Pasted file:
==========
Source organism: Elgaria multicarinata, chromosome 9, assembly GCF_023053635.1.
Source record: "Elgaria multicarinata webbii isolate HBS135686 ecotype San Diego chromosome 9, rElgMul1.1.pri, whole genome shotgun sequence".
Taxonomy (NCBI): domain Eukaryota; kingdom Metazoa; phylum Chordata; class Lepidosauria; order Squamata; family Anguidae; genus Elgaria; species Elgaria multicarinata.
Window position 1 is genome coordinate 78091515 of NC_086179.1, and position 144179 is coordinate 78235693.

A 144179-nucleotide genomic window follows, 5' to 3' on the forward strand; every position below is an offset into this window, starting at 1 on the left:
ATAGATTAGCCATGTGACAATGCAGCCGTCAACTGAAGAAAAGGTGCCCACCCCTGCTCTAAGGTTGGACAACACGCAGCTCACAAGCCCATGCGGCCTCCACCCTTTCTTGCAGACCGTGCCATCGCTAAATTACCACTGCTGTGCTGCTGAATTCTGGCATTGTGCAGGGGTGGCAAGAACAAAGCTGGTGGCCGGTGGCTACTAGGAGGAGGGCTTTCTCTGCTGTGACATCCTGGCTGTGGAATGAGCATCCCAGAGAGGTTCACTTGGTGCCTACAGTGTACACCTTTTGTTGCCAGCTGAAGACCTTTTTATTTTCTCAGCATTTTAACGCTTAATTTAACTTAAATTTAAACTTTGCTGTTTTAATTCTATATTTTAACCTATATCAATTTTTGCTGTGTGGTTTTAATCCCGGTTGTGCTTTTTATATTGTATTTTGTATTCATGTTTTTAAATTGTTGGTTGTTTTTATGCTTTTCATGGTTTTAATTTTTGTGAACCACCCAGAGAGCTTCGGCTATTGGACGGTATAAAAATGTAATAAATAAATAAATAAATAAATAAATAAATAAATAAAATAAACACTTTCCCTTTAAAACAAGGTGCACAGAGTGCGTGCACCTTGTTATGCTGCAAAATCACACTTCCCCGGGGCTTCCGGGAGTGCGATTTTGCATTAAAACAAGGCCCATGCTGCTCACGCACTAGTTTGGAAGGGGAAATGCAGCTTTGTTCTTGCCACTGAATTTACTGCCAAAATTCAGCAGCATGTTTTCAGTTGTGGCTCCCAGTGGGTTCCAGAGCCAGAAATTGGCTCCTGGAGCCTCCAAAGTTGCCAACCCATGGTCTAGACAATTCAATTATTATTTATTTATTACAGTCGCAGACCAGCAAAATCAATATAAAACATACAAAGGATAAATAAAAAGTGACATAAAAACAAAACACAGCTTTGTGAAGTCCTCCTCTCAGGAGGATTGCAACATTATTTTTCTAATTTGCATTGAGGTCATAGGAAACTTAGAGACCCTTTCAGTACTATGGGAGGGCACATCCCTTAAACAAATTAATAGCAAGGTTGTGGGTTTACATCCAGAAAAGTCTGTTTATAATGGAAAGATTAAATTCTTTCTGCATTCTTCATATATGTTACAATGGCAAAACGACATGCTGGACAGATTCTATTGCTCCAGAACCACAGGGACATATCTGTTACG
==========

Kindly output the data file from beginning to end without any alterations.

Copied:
Source organism: Elgaria multicarinata, chromosome 9, assembly GCF_023053635.1.
Source record: "Elgaria multicarinata webbii isolate HBS135686 ecotype San Diego chromosome 9, rElgMul1.1.pri, whole genome shotgun sequence".
Taxonomy (NCBI): domain Eukaryota; kingdom Metazoa; phylum Chordata; class Lepidosauria; order Squamata; family Anguidae; genus Elgaria; species Elgaria multicarinata.
Window position 1 is genome coordinate 78091515 of NC_086179.1, and position 144179 is coordinate 78235693.

A 144179-nucleotide genomic window follows, 5' to 3' on the forward strand; every position below is an offset into this window, starting at 1 on the left:
ATAGATTAGCCATGTGACAATGCAGCCGTCAACTGAAGAAAAGGTGCCCACCCCTGCTCTAAGGTTGGACAACACGCAGCTCACAAGCCCATGCGGCCTCCACCCTTTCTTGCAGACCGTGCCATCGCTAAATTACCACTGCTGTGCTGCTGAATTCTGGCATTGTGCAGGGGTGGCAAGAACAAAGCTGGTGGCCGGTGGCTACTAGGAGGAGGGCTTTCTCTGCTGTGACATCCTGGCTGTGGAATGAGCATCCCAGAGAGGTTCACTTGGTGCCTACAGTGTACACCTTTTGTTGCCAGCTGAAGACCTTTTTATTTTCTCAGCATTTTAACGCTTAATTTAACTTAAATTTAAACTTTGCTGTTTTAATTCTATATTTTAACCTATATCAATTTTTGCTGTGTGGTTTTAATCCCGGTTGTGCTTTTTATATTGTATTTTGTATTCATGTTTTTAAATTGTTGGTTGTTTTTATGCTTTTCATGGTTTTAATTTTTGTGAACCACCCAGAGAGCTTCGGCTATTGGACGGTATAAAAATGTAATAAATAAATAAATAAATAAATAAATAAATAAATAAAATAAACACTTTCCCTTTAAAACAAGGTGCACAGAGTGCGTGCACCTTGTTATGCTGCAAAATCACACTTCCCCGGGGCTTCCGGGAGTGCGATTTTGCATTAAAACAAGGCCCATGCTGCTCACGCACTAGTTTGGAAGGGGAAATGCAGCTTTGTTCTTGCCACTGAATTTACTGCCAAAATTCAGCAGCATGTTTTCAGTTGTGGCTCCCAGTGGGTTCCAGAGCCAGAAATTGGCTCCTGGAGCCTCCAAAGTTGCCAACCCATGGTCTAGACAATTCAATTATTATTTATTTATTACAGTCGCAGACCAGCAAAATCAATATAAAACATACAAAGGATAAATAAAAAGTGACATAAAAACAAAACACAGCTTTGTGAAGTCCTCCTCTCAGGAGGATTGCAACATTATTTTTCTAATTTGCATTGAGGTCATAGGAAACTTAGAGACCCTTTCAGTACTATGGGAGGGCACATCCCTTAAACAAATTAATAGCAAGGTTGTGGGTTTACATCCAGAAAAGTCTGTTTATAATGGAAAGATTAAATTCTTTCTGCATTCTTCATATATGTTACAATGGCAAAACGACATGCTGGACAGATTCTATTGCTCCAGAACCACAGGGACATATCTGTTACG